It is possible that there may be a little bit of prepping still going on, but we'll certainly start making the transition to just enjoying the day at this point. We intend to do our photo scavenger hunt again this year. We will have sidewalk chalk available for the artistic sorts. You need not attend early to participate in these activities. We don't anticipate shutting them down unless the weather or other circumstance forces the issue.

For those that have a lawn game that they might like to play (and share with other interested persons), let us know you will bring it and we'll make sure an area is open for the game you have chosen to share.
Also note: we *might* get some latex paint and provide some rocks to do some rock painting *if* there are persons out there who are willing to help supervise this activity.  Let us know if you are such a person.

4:30 Farm Tour #1
Rob and Tammy will provide guided tours of the farm at two points during the gathering for those who would like them. We'll give you the nickel tour and you can feel free to ask questions as we show you our fields and the critters on the farm.

4:45 Feed the Birds

It won't cost tuppance, but I bet the turkeys might like a few cucumbers or other things to eat. Interested persons can help us get some food to our always interested poultry.

5:00 Food!

In case some heirloom tomatoes are not enough, so the potluck and turkey feed begins at 5pm.

5:00-6:00+ Live Music
We have arranged for the Buskers to play at our festival this year. Rick Truax and Scott Hammerlinck have an acoustic set that will run for an hour and then break for some food. If we all give them the positive feedback they deserve, they just might play for a bit more after they've had a chance to eat something. If you attended some of the early Waverly Farmers' Markets on Saturdays this season, you will have had a chance to hear them and have an idea of what they play. If you haven't had a chance to hear them, then you should come to the festival and enjoy.

5:00 - 6:00 Heirloom Tomato Tasting
We will put out a spread of different tomatoes for everyone to taste. You all get to vote for your favorite. The winning tomato gets a 'free' blog post and a bump in production for next year!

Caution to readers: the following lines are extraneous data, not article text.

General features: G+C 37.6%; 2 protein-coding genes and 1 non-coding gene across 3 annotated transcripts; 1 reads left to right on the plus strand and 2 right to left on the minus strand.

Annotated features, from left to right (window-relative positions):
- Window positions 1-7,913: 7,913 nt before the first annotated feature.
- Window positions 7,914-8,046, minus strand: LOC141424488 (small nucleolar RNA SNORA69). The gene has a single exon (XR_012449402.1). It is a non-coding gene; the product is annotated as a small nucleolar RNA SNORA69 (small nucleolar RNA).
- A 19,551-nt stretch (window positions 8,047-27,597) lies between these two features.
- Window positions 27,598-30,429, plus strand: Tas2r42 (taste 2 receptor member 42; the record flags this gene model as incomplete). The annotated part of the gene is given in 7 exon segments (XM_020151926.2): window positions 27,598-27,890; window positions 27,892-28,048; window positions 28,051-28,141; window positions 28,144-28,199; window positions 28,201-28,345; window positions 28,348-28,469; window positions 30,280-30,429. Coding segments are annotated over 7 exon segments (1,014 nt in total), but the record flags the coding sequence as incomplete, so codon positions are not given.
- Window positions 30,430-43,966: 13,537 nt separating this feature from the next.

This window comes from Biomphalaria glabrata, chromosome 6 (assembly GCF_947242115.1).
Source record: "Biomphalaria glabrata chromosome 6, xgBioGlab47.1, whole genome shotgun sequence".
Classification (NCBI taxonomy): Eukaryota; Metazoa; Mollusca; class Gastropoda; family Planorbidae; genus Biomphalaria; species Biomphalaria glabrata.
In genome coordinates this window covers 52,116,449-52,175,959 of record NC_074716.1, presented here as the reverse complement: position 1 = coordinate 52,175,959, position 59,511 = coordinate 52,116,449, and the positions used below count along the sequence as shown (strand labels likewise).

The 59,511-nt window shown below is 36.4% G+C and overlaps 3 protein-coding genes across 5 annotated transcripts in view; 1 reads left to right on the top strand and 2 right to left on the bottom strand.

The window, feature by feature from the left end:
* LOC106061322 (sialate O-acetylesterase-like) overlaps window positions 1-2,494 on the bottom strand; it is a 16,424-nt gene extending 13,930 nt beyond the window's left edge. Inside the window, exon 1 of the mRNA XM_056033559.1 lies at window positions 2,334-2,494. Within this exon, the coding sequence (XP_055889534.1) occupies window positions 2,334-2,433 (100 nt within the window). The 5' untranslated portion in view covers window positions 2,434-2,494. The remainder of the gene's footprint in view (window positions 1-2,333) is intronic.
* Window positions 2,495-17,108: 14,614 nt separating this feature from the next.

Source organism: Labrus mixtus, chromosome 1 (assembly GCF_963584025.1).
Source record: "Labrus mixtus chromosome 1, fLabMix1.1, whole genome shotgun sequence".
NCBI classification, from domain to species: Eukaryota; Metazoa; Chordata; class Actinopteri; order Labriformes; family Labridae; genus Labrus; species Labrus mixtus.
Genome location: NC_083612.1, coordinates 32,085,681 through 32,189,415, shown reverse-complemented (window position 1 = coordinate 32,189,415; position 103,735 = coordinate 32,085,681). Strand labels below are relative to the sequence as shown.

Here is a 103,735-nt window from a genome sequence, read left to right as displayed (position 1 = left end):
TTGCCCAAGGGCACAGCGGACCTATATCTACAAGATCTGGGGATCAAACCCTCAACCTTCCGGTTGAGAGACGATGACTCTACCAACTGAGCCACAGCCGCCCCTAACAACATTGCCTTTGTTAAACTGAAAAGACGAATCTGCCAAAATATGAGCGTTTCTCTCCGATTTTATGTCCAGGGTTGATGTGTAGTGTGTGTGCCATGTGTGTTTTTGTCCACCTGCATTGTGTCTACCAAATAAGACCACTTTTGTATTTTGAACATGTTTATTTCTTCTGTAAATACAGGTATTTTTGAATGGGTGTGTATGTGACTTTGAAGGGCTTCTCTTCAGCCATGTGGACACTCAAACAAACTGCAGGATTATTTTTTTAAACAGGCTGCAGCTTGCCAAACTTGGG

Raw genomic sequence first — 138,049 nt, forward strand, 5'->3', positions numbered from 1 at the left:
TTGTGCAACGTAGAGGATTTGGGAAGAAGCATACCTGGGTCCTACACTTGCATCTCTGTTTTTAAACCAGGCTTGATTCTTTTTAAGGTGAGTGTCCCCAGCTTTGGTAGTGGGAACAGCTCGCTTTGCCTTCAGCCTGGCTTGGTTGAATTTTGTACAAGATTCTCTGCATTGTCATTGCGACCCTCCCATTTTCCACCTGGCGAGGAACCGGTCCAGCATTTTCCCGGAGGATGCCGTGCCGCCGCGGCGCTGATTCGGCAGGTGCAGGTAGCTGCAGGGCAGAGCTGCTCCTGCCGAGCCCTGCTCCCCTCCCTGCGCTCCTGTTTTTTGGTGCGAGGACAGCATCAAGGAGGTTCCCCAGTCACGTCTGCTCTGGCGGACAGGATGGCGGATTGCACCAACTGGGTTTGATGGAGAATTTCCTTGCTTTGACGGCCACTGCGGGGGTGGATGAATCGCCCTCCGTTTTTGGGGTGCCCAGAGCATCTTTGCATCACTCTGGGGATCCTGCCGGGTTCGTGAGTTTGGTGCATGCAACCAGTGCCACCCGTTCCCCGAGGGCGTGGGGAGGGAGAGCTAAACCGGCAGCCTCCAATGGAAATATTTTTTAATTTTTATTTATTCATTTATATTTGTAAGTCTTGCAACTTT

6:00 Farm Tour #2
If you are not famished and want the nickel tour, here is a second chance for you.

6:00 Farm more Huck Finn Play Time
Hey - if we have all these neat games and art making opportunities and music around - why would we stop? If you can still move after eating - go for it!

7:00 Bonfire and s'Mores?

It is GFF tradition to have a bonfire and some s'Mores after the potluck winds down. The tradition only holds if the weather allows. If it is too windy, we may opt to not start a fire.

8:00 Time to Wind it Down
As it starts to get dark on the farm, the farmers start to turn into pumpkins. Well, not literally. But, they do still need to do some chores after everyone leaves. If you are willing to help with a little clean up, please let us know. We might appreciate three to four pairs of hands to help in that department.

We Compost
In an effort to reduce waste at GFF events, you will notice that we will have containers with different labels. All food waste will go into the COMPOST bucket. We do realize that some meat might go into these buckets, but the relatively low volume as compared to our compost piles will not make much difference in this case. We will have a BURNABLES container for napkins and paper produces. Another container will take the dishes and silverware we provide (if you bring your own, you'll have to take it with you, of course). A RECYCLING container will be available for standard recyclable items. And, a TRASH container will be for whatever is left (it should not be much).